It Takes a Village…

By

Cognitive Dissonance

 

 

Mrs. Cog and I live at the end of a dead end private dirt road off of a dead end state dirt road off of a paved road out in the middle of nowhere. The two combined dirt roads are a little more than a mile long and the paved road is five plus miles from the center of the local gas station/grocery store/tourist stop huddled just off the Blue Ridge Parkway.

We think of our place as a slice of heaven. Others might think of it as isolated at best and the last place they’d want to live at worst. Needless to say, there is not a lot of traffic passing in front of our home. We get the post man six days a week, the UPS man when we order something from civilization and the FedEx man once in a blue moon along with the occasional curious local checking out what’s going on up our road.

So when there is a knock on our front door, it is an extremely rare event. There was that lady a few months back who was lost and looking for someone we had never heard of. She didn’t even have a street address, so we shrugged our shoulders and sent her on her way. Then there is the neighbor from down the road who stops by every few months to see if the damn Yankees have died and are stinking up the place.

You get the picture! Continue reading It Takes a Village…

Shadows

Shadows

by

Cognitive Dissonance

 

Elevation changes the way the sun and atmosphere interact. In the visible spectrum, colors and contrast appear to be especially clear and sharp, at least to this set of eyes. It is one of the joys I experience living at 3,000 feet. Not so high that it causes shortness of breath, but high enough so humidity levels in general are lower and the air is clearer.

The last few days up here on the mountain have been a joy to behold. Very low humidity, clear skies and temps in the mid 70's are a dream come true. Two evenings ago I decided to partake of the front porch rocking chair and enjoy the setting sun and scenery. It was spectacular.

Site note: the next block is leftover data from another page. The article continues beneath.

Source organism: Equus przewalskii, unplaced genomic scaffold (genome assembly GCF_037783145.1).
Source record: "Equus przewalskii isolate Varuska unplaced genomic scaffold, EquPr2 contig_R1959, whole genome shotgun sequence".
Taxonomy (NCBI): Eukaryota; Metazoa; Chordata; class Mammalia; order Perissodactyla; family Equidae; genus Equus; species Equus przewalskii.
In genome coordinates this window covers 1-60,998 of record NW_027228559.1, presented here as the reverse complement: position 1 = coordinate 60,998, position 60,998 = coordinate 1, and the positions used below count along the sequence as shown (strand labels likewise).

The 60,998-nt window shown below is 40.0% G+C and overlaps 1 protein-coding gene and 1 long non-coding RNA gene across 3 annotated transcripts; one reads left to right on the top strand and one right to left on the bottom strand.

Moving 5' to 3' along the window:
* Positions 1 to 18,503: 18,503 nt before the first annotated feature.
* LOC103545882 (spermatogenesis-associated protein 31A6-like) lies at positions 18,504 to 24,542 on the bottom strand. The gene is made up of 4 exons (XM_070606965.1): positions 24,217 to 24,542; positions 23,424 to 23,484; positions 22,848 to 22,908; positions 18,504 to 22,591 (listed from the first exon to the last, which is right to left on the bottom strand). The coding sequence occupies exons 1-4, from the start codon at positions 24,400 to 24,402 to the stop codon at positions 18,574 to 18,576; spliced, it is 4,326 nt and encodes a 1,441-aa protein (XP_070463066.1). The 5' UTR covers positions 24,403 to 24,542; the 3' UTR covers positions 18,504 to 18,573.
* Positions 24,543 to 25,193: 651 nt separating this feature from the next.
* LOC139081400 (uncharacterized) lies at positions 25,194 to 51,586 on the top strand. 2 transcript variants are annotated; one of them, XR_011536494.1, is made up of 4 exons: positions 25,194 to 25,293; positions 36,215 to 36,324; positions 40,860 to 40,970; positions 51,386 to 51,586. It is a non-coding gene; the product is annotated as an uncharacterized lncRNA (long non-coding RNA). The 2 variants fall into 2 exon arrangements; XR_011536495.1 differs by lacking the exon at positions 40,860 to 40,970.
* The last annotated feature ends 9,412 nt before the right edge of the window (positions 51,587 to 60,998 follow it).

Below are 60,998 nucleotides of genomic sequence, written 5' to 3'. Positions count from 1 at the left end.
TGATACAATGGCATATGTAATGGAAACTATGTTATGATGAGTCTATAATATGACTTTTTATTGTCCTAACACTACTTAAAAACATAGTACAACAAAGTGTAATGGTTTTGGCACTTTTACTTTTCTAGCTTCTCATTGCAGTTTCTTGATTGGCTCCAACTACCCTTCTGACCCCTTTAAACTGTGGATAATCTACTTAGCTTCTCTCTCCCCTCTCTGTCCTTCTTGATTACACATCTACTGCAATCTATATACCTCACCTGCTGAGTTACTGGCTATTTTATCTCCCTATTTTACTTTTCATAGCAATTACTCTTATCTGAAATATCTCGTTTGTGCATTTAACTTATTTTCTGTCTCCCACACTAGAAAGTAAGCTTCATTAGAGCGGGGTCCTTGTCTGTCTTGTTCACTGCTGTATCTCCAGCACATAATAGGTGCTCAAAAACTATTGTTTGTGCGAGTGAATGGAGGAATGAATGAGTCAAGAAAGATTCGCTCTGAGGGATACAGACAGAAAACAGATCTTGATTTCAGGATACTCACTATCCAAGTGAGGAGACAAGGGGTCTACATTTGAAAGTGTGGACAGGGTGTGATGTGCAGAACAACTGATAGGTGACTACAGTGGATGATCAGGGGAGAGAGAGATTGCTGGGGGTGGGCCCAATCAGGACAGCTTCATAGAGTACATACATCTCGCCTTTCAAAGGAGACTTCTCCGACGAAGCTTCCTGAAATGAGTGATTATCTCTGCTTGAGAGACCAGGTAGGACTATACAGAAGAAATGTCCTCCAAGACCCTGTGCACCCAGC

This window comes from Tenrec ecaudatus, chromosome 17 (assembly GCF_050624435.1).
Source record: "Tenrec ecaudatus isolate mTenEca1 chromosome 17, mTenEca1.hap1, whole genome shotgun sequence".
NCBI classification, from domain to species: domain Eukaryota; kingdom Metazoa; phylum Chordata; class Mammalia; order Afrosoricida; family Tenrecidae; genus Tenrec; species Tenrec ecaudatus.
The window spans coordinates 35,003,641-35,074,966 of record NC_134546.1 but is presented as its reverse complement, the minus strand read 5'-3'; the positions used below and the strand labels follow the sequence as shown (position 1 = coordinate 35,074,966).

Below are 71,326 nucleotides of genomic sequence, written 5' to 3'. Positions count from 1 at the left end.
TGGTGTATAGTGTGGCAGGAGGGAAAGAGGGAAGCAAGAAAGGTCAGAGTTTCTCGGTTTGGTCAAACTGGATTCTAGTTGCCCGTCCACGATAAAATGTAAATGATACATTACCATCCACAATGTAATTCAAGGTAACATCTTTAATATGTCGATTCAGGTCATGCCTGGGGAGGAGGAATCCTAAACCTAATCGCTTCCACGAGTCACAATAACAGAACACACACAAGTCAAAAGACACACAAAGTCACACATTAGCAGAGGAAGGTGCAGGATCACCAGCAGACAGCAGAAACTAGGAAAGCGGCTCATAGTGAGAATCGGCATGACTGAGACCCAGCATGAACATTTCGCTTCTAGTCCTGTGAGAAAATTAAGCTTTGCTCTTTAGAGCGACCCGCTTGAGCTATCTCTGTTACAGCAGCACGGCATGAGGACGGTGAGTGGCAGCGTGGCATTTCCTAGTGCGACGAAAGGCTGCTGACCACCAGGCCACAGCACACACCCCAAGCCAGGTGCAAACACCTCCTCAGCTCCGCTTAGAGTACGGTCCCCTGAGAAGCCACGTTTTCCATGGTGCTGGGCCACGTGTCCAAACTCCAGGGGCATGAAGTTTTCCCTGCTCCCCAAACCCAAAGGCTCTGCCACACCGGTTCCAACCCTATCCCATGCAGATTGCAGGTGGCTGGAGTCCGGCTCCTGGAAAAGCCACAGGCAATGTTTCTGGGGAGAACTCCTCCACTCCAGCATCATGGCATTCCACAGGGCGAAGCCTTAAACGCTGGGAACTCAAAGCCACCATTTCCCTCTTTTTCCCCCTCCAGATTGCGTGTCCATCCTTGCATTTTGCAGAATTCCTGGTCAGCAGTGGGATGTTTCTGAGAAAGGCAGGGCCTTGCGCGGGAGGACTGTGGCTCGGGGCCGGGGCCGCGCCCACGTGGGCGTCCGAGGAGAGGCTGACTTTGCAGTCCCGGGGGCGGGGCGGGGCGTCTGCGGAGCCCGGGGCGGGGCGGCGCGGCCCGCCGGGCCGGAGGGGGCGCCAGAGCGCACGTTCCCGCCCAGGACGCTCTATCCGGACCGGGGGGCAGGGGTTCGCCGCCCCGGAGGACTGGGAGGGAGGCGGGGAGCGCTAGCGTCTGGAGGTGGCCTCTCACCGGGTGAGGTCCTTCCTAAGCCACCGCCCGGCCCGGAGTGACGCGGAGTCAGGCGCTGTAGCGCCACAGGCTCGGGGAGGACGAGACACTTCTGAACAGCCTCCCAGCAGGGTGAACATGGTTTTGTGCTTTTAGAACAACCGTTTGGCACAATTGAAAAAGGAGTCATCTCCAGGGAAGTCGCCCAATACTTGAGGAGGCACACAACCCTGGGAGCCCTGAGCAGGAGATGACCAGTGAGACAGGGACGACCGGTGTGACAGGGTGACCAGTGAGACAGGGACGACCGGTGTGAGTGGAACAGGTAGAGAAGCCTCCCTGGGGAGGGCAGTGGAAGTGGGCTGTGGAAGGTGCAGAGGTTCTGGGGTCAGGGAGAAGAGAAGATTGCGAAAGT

Anyone who has followed me for a few years knows I enjoy the interplay of light and shadow. It is one of the reasons the fall and winter months are so special to me, particularly up here on the mountain where the low humidity and elevation seem to energize the contrast.

While the spring and summer seasons have their own special magic, there are less days where it all comes together to produce the dazzling contrast I love so much. The other day, especially the evening, was one of those glorious days. Continue reading Shadows

Learning from America’s Forgotten Default

Learning from America’s Forgotten Default

 

 

As originally posted on Project Syndicate

 

One of the most pervasive myths about the United States is that the federal government has never defaulted on its debts. There’s just one problem: it’s not true, and while few people remember the "gold clause cases" of the 1930s, that episode holds valuable lessons for leaders today.

LOS ANGELES – One of the most pervasive myths about the United States is that the federal government has never defaulted on its debts. Every time the debt ceiling is debated in Congress, politicians and journalists dust off a common trope: the US doesn’t stiff its creditors.

There’s just one problem: it’s not true. There was a time, decades ago, when the US behaved more like a “banana republic” than an advanced economy, restructuring debts unilaterally and retroactively. And, while few people remember this critical period in economic history, it holds valuable lessons for leaders today.

Continue reading Learning from America’s Forgotten Default

Thoughts From Cognitive Dissonance Ψ ψ

s2Member®